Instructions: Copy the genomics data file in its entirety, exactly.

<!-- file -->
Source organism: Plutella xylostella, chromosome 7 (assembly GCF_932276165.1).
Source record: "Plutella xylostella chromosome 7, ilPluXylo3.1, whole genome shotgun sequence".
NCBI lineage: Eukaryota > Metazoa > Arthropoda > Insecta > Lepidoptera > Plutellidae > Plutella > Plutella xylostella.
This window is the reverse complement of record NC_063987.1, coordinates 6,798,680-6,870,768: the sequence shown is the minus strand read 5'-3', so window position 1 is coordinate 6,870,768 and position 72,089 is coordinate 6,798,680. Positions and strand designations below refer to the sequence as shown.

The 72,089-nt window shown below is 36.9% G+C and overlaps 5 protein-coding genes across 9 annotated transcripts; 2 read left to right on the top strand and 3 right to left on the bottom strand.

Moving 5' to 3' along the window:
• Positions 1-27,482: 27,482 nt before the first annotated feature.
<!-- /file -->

Source organism: Plutella xylostella, chromosome 7 (assembly GCF_932276165.1).
Source record: "Plutella xylostella chromosome 7, ilPluXylo3.1, whole genome shotgun sequence".
NCBI lineage: Eukaryota > Metazoa > Arthropoda > Insecta > Lepidoptera > Plutellidae > Plutella > Plutella xylostella.
This window is the reverse complement of record NC_063987.1, coordinates 6,798,680-6,870,768: the sequence shown is the minus strand read 5'-3', so window position 1 is coordinate 6,870,768 and position 72,089 is coordinate 6,798,680. Positions and strand designations below refer to the sequence as shown.

The 72,089-nt window shown below is 36.9% G+C and overlaps 5 protein-coding genes across 9 annotated transcripts; 2 read left to right on the top strand and 3 right to left on the bottom strand.

Moving 5' to 3' along the window:
• Positions 1-27,482: 27,482 nt before the first annotated feature.